Biomimetics and Marine materials in drug delivery and tissue engineering

Publication Type:
Handbook of Bioceramics and Biocomposites, 2016, pp. 521 - 544
Issue Date:
Filename Description Size
paper.pdfPublished version1.36 MB
Adobe PDF
Full metadata record
© Springer International Publishing Switzerland 2016. During the last two decades, biomimetics has provided mankind new directions for the utilization of natural organic and inorganic skeletons for novel drug delivery systems and new medical treatment approaches with unique designs ranging from the macro- to the nanoscale. The use of ready-made organic and inorganic marine skeletons has potentially created an opportunity of presenting one of the simplest cures to fundamental issues hampering the future development of regenerative medicine, dentistry, and orthopedics such as providing a richness of framework designs and devices and abundant and available sources of osteopromotive analogues and biomineralization proteins. Organic matrix and inorganic marine skeletons possess a habitat ideal for the proliferation of added mesenchymal stem cell populations and promoting clinically acceptable bone formation. It has been proven that self-sustaining musculoskeletal tissues can be supported by coral and marine sponge skeletons, and bone mineralization can be promoted by the extracts of spongin collagen and nacre seashell organic matrices. This idea is reinforced by the fact that bone morphogenetic protein molecules are produced by endodermal cells into the developing skeleton. Furthermore, the regenerative signaling proteins in bone therapeutics such as TGF and Wnt are also present in early marine sponge development and instrumental to the activation of stem cells in cnidarians. This chapter aims to give a brief background into the nature, morphology, and application of some of these structures in bone grafts, drug delivery, tissue engineering, and specific extracts such as proteins for regenerative medicine.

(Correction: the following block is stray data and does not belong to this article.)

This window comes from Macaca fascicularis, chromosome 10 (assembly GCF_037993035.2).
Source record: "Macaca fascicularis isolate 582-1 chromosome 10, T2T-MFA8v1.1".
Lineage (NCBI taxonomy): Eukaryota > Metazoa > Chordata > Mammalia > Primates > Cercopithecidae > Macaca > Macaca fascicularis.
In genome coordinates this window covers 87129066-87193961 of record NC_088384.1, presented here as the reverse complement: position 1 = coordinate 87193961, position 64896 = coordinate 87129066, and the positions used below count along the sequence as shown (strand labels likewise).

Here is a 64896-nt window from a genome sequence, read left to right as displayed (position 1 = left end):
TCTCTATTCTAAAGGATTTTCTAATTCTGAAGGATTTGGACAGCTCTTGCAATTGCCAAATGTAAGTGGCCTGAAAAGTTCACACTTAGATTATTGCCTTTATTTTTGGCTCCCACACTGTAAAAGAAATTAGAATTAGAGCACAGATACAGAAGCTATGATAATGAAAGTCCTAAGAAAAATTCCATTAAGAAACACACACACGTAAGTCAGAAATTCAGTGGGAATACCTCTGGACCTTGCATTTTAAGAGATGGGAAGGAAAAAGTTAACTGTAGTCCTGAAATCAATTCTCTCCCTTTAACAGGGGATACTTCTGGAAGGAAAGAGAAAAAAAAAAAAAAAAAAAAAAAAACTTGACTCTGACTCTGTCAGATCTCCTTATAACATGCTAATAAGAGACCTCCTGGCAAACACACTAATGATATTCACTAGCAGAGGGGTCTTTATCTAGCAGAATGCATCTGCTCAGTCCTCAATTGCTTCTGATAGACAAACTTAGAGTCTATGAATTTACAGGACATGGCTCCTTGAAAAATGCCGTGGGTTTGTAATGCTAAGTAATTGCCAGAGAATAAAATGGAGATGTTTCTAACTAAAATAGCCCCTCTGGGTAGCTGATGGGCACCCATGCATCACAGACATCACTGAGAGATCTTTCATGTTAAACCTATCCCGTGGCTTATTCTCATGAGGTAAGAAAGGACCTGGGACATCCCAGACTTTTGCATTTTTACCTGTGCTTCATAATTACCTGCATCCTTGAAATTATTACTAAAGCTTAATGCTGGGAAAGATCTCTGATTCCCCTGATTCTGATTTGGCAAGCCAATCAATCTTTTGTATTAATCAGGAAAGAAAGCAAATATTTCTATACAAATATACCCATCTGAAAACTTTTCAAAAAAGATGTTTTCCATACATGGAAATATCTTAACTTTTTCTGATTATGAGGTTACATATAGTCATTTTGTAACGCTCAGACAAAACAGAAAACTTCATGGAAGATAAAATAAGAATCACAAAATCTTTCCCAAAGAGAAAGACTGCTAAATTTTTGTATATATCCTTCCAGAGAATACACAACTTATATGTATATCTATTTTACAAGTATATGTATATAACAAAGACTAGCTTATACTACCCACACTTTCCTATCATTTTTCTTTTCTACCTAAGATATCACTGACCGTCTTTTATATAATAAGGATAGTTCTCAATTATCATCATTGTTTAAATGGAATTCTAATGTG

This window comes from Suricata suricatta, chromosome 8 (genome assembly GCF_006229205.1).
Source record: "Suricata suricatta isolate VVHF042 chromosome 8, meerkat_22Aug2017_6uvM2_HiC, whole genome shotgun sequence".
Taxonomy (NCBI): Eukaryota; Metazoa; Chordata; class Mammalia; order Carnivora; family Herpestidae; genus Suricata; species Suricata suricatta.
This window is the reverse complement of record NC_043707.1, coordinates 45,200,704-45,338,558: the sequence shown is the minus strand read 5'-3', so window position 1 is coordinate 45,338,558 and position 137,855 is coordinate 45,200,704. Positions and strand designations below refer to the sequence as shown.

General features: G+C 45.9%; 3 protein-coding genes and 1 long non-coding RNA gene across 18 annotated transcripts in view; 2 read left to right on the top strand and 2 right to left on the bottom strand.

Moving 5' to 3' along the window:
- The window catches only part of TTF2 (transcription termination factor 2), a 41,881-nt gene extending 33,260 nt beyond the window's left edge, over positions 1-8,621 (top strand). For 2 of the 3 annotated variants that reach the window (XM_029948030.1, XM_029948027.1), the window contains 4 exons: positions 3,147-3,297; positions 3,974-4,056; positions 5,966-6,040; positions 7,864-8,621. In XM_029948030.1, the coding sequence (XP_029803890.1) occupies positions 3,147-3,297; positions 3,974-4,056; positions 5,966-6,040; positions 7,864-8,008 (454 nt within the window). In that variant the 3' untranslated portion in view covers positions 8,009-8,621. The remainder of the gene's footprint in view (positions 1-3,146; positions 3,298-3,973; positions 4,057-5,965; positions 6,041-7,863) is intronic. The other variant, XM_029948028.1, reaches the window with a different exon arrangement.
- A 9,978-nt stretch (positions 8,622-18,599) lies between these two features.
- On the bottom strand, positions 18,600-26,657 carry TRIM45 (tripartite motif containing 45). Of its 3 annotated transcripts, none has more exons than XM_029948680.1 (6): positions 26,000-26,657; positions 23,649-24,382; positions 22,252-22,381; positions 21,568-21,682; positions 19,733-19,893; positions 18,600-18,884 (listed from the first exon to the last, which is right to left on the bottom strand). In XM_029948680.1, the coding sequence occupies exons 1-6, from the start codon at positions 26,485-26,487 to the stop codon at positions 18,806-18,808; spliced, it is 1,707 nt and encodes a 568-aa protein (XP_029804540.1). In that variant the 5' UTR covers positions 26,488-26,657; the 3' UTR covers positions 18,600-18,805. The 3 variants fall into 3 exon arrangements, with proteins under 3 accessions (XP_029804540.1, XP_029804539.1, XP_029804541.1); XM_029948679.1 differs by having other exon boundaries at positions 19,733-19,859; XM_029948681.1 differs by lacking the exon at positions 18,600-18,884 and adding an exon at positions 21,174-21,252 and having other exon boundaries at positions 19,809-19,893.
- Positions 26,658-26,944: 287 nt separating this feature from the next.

Please use this identifier to cite or link to this item: